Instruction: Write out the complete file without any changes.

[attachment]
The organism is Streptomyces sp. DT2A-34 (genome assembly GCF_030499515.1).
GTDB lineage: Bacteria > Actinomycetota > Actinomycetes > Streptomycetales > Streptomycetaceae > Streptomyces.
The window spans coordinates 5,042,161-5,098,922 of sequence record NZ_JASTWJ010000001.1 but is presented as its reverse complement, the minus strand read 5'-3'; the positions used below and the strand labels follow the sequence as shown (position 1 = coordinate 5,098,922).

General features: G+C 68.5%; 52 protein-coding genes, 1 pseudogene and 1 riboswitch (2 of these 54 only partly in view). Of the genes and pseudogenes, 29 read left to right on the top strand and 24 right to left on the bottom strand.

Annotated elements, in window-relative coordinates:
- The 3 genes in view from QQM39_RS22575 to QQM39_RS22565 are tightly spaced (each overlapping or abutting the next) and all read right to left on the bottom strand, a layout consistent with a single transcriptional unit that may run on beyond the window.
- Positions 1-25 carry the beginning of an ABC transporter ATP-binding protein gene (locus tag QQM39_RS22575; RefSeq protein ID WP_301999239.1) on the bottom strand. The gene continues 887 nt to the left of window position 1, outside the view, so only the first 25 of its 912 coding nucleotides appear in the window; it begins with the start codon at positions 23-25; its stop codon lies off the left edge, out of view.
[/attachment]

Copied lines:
The organism is Streptomyces sp. DT2A-34 (genome assembly GCF_030499515.1).
GTDB lineage: Bacteria > Actinomycetota > Actinomycetes > Streptomycetales > Streptomycetaceae > Streptomyces.
The window spans coordinates 5,042,161-5,098,922 of sequence record NZ_JASTWJ010000001.1 but is presented as its reverse complement, the minus strand read 5'-3'; the positions used below and the strand labels follow the sequence as shown (position 1 = coordinate 5,098,922).

General features: G+C 68.5%; 52 protein-coding genes, 1 pseudogene and 1 riboswitch (2 of these 54 only partly in view). Of the genes and pseudogenes, 29 read left to right on the top strand and 24 right to left on the bottom strand.

Annotated elements, in window-relative coordinates:
- The 3 genes in view from QQM39_RS22575 to QQM39_RS22565 are tightly spaced (each overlapping or abutting the next) and all read right to left on the bottom strand, a layout consistent with a single transcriptional unit that may run on beyond the window.
- Positions 1-25 carry the beginning of an ABC transporter ATP-binding protein gene (locus tag QQM39_RS22575; RefSeq protein ID WP_301999239.1) on the bottom strand. The gene continues 887 nt to the left of window position 1, outside the view, so only the first 25 of its 912 coding nucleotides appear in the window; it begins with the start codon at positions 23-25; its stop codon lies off the left edge, out of view.